"Besides immunity, gut microorganisms have also been shown to impact host metabolic health. Individuals with metabolic disorders such as obesity and diabetes have been shown to have intestinal dysbiosis in relation to healthy individuals [148, 149]. Further characterization of the link between the gut microbiome and obesity has revealed several bacterial groups that may specifically contribute to the disease." Note: Bolding in this paragraph is to highlight that obesity primarily is a metabolic disorder that can cause obesity as a side effect of a primary health disorder. Truly healthy people or other animals do not become obese. Over eating is not a primary cause of obesity in a medical sense. Calories are units of energy. Macros are what that primarily leads to a positive or negative gut microbiome. The gut brain connection illustrates how what we want to put into our mouths can be influenced by one's own gut microbiome demands.

    Binging is one example of this. Totally healthy people do not binge eat from what I can read or my experience since Oct 2014 at the age of 63. If some have medical science links that prove my personal experiences of the past 5 years of eating Low Carb High Fat are not factual and or that this research report is not factual please post the links and we can debate from that point.

    Please do tell me what is wrong with me that causes my binge eating please. And indeed how it is that this thing has been wrong with me for the last forty years without any other apparent impact.

    Please share all of your n=1 studies over the last 40 years and their results if you want a MFP peer review in your case perhaps.

    In my case I had did not start my first n=1 where I left all types of sweeteners and all forms of all grains until Oct 2014 cold turkey successfully and made up my calorie loss with coconut oil. My only objective was to find a diet based solution to my 40 years of joint pain and IBS because the doctors has me scheduled to start Enbrel injections Nov 2014 that I thought would be the end of me in my weakened state of health at the age of 63.

    A couple weeks into LCHF my pain and cravings started to drop like a rock and both have been well managed by diet only for over 4 years. The unplanned weight loss started at the six week mark and now I have been down 50 pounds for 4 years eating all that I wanted so never going hungry. I do keep my carbs down to 50 grams daily because of my plant based fiber that is as low as I will go carb wise but have no daily calorie limits but I seldom eat over 3000 calories a day.

    In my case my binge eating desired stopped a couple weeks after I dropped my daily carbs down to 50 grams. I make no claims as to why my fuel gauge started back to working after being broken for 40 years. I expect in light of medical research my new Way Of Eating fixed my primary health issues that was causing my secondary obesity related issues since my health and lab exams became normal for the first time in 40 years.

    Just picking up on the IBS and joint pain, it might be that grains or wheat were simply the problem for you, rather than carbs per se. So when you cut out the grains/wheat whatever by default you help those issues?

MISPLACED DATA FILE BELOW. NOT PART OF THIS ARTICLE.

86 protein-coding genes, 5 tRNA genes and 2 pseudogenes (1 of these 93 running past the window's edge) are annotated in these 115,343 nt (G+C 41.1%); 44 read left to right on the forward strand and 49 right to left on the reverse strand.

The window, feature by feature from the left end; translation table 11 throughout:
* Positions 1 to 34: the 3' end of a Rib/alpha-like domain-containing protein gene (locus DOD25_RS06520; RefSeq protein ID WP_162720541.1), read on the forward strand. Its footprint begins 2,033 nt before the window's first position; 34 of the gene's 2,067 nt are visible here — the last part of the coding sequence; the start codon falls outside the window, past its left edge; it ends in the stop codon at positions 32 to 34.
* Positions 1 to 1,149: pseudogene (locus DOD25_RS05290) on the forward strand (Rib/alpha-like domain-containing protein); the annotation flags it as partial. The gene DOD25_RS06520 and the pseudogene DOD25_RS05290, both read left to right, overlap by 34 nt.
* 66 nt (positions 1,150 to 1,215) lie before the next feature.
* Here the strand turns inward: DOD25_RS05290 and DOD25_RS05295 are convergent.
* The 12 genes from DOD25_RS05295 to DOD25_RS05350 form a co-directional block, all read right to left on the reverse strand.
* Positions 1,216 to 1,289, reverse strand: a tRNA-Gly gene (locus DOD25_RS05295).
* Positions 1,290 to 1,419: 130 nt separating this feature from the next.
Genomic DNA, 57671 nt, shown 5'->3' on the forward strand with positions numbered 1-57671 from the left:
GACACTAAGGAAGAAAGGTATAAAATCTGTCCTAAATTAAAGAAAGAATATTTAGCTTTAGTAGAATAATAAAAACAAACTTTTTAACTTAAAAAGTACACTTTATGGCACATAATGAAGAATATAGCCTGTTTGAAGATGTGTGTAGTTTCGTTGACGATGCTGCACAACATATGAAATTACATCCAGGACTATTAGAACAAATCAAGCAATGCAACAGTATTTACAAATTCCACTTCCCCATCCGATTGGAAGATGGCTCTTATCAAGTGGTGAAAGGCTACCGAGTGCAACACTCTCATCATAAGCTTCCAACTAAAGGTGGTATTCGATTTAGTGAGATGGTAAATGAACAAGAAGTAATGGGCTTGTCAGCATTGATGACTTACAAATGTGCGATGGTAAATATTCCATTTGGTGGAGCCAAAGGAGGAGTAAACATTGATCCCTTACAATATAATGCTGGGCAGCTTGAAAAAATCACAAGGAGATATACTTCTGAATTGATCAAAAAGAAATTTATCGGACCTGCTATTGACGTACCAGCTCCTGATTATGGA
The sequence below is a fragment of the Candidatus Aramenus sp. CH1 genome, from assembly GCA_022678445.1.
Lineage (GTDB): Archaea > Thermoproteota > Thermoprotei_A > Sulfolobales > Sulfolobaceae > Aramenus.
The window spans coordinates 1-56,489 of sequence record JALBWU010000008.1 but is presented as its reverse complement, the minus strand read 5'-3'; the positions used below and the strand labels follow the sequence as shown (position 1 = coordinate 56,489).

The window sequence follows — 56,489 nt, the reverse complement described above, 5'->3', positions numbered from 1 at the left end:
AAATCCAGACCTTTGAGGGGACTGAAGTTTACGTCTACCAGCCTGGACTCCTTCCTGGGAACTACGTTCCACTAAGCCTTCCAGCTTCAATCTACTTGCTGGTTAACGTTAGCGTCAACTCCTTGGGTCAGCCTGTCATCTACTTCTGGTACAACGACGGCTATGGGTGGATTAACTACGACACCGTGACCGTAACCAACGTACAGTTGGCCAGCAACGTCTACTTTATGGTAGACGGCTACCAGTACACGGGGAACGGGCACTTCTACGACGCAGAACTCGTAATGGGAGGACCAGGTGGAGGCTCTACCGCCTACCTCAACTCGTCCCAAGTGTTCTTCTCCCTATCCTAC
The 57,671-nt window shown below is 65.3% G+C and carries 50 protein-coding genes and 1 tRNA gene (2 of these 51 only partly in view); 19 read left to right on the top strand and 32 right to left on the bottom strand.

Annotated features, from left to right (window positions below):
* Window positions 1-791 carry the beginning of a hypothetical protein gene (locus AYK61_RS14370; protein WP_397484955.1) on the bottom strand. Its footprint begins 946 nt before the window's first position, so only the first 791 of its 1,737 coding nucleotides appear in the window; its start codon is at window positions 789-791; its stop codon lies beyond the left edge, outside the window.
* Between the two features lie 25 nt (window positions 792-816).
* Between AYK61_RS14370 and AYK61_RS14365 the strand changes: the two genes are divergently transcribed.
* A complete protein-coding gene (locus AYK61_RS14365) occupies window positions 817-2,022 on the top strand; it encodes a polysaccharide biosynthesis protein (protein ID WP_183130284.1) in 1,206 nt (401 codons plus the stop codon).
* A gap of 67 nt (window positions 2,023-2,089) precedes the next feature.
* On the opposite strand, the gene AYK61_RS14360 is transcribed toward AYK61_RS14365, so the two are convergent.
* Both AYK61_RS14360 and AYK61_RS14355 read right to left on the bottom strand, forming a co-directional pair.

I dont eat a lot of wheaty products, I dont eat a lot of bread and when I do I find my joints hurt and my IBS symptoms get worse.
  • noobootsnooboots Posts: 479Member Member Posts: 479Member Member
    1r1shayes wrote: »
    No, not true. I could never reverse my T2 diabetes without drastically cutting the carbs. I could only eat 500 calories a day, but if they were all carbs, I wouldn't lose weight. How do I know that? I tried for years. Diet after diet after diet. NONE of them addressed the underlying issue of why I gained weight in the first place: insulin resistance.

    Surely its not possible to only eat 500 cals a day and NOT lose weight, you must be a medical miracle.
  • GaleHawkinsGaleHawkins Posts: 7,623Member Member Posts: 7,623Member Member
    nooboots wrote: »
    ceiswyn wrote: »
    kimny72 wrote: »
    Low-Carb Diet Benefits People with Metabolic Syndrome Independent of Weight Loss
    Jun 24, 2019 by News Staff / Source

    sci-news.com/medicine/low-carb-diet-metabolic-syndrome-07315.html

    "A new study published in the Journal of Clinical Investigation Insight shows that metabolic syndrome — a cluster of factors that also put people at higher risk of heart disease and stroke — can be rapidly (within 4 weeks) reversed by a low-carb diet in the majority of people even if they don’t lose any weight....."
    1. Study had a whopping 16 participants.
    2. On LC, 9 of 16 no longer qualified as MetSyn after 4 weeks, after MC 3 of 16 no longer qualified, not exactly enough to consider definitive.
    3. I would love to see if this experiment were extended out to 6 months, would the results even out? In other words, does the LC diet just get these results faster?
    4. Considering the typical claims about keto, I found this blurb interesting: "They did not see statistically significant improvements in blood pressure or insulin resistance."